How to Get a Job as a Taxi Driver and Chauffeur
Barriers to entry are low in this occupation. Generally, you don’t even need a high school diploma, although many drivers have one. Good driving skills and a clean driving record are at the top of employers’ lists, and you may be asked to submit to a criminal background check and drug test. Since drivers are the face of the company they work for, demonstrating your professionalism and customer service skills will go a long way with potential employers. “The quality we look for that you can’t teach, that needs to be in your DNA – that’s being a nice person,” says Robert Alexander, president and CEO of RMA Worldwide Chauffeured Transportation, which is based near Washington, D.C., and operates a fleet of more than 110 cars, vans, limousines and minibuses. “We’re in the service business, so we need people who want to make other people happy. You can teach someone to say, ‘Yes ma’am, no ma’am,’ and find their way around the city, but we need someone who really wants to please other people.” Employers also want to know that you have map reading skills and a solid sense of direction, as drivers are expected to know their way around and navigate the most efficient routes to frequented destinations such as airports and convention centers.
What is the Job Like?
Taxi drivers and chauffeurs have limited advancement opportunities, according to the Labor Department, but it depends on the company you work for. You may even work for yourself: About a quarter of all taxi drivers and chauffeurs were self-employed in 2012. Alexander says many of the people who help run his company started out as chauffeurs. “You could become a dispatcher, reservationist, supervise other people [or] be in charge of the VIP desk,” he says, adding that drivers who move into such roles are typically ones who take initiative, excel in customer service and have a creative way of solving challenges.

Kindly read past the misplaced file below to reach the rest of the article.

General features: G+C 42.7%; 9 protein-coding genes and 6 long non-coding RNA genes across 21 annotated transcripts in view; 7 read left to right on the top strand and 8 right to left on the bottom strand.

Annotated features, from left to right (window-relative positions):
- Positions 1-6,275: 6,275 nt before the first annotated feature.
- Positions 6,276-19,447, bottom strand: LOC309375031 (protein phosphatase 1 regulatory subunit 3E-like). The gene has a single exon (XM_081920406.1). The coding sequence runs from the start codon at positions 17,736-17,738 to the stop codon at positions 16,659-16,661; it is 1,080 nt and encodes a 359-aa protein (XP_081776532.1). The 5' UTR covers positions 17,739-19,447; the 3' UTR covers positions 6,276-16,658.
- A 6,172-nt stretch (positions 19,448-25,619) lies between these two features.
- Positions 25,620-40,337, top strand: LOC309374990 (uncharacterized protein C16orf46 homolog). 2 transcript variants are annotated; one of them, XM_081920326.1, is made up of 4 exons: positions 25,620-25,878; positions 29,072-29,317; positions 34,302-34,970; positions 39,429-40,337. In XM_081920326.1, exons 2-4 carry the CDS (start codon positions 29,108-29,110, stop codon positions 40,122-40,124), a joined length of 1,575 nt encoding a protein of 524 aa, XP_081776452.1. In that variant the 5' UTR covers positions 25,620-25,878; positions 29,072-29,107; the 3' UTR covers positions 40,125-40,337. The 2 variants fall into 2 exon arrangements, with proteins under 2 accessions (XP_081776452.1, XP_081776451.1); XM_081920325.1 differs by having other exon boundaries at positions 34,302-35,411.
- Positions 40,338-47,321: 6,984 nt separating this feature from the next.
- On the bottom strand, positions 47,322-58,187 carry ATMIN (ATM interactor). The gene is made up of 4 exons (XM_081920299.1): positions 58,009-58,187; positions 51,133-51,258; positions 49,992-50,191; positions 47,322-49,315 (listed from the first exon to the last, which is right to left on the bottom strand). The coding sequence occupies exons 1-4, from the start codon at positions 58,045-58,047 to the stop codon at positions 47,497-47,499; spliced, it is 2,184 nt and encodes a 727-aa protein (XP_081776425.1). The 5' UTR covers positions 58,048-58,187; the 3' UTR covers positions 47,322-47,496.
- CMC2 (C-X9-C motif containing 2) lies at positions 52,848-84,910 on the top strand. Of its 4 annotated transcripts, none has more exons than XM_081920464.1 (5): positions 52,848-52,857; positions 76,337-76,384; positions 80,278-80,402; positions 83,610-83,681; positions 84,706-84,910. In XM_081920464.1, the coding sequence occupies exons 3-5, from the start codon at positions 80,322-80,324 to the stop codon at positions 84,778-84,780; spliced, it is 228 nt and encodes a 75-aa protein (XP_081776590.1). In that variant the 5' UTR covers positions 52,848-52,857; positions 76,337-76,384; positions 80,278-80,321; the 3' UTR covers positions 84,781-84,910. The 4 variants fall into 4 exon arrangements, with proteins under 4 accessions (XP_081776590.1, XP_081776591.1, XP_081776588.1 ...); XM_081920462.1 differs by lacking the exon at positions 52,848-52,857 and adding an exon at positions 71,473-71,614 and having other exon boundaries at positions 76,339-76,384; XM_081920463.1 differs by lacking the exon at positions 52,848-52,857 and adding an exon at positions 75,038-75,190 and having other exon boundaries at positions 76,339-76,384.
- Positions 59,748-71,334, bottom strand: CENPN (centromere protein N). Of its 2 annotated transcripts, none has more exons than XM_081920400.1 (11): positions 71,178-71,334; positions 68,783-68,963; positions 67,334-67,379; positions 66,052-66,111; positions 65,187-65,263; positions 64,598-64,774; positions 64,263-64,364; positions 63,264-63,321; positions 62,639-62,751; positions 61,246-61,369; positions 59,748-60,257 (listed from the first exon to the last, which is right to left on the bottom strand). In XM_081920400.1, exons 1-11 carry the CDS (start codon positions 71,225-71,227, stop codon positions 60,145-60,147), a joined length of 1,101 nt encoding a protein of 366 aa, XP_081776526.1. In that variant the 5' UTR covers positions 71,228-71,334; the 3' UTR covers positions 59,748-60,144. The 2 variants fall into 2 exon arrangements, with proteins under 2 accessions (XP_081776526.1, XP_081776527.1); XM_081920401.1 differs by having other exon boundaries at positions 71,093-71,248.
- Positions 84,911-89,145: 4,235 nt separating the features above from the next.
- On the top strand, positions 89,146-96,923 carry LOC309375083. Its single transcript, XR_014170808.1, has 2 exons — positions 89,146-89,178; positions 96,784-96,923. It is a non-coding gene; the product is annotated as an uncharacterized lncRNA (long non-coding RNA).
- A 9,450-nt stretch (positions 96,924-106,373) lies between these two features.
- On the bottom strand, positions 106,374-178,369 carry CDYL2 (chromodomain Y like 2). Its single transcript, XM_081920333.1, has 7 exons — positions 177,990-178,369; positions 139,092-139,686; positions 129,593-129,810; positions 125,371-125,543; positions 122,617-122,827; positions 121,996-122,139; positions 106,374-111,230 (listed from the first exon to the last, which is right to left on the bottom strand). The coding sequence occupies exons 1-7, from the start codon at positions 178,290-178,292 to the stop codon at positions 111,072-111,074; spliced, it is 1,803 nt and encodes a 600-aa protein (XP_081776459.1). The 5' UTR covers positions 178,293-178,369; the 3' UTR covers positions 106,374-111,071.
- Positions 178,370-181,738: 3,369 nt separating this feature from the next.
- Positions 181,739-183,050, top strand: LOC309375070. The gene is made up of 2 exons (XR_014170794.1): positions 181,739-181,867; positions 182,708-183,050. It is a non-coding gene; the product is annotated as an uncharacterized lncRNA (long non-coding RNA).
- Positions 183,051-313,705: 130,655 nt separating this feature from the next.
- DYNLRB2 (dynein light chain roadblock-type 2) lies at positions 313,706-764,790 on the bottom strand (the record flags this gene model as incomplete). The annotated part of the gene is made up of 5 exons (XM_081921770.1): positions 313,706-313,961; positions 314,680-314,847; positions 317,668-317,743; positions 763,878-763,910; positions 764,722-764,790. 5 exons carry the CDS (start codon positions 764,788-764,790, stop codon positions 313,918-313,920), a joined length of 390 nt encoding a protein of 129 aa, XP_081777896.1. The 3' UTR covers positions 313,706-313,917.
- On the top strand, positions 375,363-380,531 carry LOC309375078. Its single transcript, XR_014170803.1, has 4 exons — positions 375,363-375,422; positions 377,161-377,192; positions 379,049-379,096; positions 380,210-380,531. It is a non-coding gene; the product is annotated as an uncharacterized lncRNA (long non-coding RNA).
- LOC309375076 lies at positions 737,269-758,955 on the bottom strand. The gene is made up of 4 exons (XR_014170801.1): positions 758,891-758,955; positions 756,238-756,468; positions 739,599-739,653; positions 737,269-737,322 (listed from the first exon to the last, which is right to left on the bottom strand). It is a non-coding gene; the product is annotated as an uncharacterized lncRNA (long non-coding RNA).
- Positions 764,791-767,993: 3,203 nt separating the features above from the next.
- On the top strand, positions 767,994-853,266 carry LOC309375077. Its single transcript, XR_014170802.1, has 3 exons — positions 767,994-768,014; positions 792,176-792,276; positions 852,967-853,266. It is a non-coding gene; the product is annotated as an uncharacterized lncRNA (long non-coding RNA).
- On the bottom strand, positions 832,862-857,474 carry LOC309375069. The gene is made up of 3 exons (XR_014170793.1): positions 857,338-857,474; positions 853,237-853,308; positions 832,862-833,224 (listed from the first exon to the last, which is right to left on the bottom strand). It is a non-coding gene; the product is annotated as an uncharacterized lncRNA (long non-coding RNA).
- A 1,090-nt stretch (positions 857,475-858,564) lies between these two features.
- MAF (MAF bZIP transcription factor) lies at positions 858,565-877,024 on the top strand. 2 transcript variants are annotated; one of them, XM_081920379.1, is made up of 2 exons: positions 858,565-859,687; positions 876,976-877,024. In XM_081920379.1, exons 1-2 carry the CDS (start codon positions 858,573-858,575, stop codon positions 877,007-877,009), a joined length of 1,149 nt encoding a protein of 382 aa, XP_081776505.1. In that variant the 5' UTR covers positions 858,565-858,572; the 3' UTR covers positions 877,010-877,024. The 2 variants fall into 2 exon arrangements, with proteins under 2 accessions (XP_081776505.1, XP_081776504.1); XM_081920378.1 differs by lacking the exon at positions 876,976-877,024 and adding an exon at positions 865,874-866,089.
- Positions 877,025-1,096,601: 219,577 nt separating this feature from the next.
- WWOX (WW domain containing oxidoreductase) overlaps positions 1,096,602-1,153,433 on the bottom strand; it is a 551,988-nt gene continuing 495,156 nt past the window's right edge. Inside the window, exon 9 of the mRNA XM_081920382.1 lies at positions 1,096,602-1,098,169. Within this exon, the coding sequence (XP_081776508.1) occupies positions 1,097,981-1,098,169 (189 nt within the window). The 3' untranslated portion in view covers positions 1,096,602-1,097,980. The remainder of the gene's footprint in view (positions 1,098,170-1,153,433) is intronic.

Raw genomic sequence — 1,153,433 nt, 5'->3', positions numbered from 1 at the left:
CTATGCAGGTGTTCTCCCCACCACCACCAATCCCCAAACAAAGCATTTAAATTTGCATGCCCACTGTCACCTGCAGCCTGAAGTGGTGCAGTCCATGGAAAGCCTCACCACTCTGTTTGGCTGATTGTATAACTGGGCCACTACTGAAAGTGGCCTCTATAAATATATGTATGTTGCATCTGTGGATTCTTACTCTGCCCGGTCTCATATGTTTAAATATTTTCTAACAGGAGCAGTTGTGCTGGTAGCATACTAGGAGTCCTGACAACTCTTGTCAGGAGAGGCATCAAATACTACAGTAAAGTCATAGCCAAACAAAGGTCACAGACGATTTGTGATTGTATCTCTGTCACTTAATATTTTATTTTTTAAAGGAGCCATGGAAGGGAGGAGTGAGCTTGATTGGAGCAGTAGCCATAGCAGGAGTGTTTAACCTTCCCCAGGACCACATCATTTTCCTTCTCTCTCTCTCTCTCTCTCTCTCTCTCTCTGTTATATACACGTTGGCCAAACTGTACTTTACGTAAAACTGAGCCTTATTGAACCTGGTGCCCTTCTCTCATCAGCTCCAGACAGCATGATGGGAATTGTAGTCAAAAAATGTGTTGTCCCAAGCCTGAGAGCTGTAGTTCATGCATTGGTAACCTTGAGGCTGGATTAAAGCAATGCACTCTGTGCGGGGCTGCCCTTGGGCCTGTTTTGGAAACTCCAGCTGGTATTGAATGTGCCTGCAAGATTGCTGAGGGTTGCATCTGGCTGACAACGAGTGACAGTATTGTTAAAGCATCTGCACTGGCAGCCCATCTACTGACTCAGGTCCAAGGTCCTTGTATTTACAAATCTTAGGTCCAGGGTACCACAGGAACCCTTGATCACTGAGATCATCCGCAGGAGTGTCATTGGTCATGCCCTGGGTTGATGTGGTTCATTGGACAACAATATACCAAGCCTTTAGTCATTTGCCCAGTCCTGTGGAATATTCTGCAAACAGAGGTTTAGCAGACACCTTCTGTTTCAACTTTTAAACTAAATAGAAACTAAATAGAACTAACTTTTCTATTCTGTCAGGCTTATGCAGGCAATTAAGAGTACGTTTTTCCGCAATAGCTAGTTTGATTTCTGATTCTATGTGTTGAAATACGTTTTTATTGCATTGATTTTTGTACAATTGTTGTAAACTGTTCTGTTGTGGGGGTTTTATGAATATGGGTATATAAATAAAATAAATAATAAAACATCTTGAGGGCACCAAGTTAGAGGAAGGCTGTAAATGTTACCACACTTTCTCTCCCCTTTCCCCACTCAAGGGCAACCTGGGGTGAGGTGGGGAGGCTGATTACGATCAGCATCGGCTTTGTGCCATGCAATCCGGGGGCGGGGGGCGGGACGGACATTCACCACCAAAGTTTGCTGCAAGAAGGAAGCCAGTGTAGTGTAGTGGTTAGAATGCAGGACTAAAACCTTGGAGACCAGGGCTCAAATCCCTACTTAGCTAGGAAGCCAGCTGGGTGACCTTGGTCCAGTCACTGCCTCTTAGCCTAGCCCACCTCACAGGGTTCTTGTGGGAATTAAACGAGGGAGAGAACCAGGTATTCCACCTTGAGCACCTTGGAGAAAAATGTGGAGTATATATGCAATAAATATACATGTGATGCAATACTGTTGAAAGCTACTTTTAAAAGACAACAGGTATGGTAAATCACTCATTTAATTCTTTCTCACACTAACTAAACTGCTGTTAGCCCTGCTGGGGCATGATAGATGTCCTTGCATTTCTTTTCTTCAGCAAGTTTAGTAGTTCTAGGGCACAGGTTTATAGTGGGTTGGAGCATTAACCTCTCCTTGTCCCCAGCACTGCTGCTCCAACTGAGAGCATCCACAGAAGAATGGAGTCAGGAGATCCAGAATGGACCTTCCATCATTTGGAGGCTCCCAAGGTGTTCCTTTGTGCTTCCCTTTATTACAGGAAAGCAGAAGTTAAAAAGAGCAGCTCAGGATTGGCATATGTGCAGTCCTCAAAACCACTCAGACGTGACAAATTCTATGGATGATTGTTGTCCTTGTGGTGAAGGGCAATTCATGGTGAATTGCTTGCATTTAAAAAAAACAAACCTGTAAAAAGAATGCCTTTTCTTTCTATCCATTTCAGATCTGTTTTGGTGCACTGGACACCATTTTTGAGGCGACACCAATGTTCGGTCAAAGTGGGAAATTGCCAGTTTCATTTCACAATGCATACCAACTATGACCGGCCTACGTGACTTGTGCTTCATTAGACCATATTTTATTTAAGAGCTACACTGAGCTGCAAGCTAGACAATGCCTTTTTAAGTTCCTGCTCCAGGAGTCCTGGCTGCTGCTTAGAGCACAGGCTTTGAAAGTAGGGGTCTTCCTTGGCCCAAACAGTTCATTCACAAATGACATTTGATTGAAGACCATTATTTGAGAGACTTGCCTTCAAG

Spending your day immersed in traffic can send your stress level surging, and you may have to lift luggage and other heavy items for passengers. On the plus side, work schedules for taxi drivers tend to be somewhat flexible, although chauffeurs are more likely to have structured days and work hours may be based on the needs of their clients. About a quarter of taxi drivers and chauffeurs worked part time in 2012, and 1 in 7 had variable schedules. Drivers may work late at night or early in the morning, and weekend and evening work is often a given. “We’re 24 hours a day and never close, so our chauffeurs need to be at the ready all the time,” Alexander says. Although drivers spend most of their day behind the wheel, boredom isn’t a hallmark of the job. “You never know who’s going to be in the back of the car, but that’s what keeps it interesting to the people who choose to be in this business,” Alexander says. “They have the freedom to do different things and see different things all day.”
Last updated by Katy Marquardt.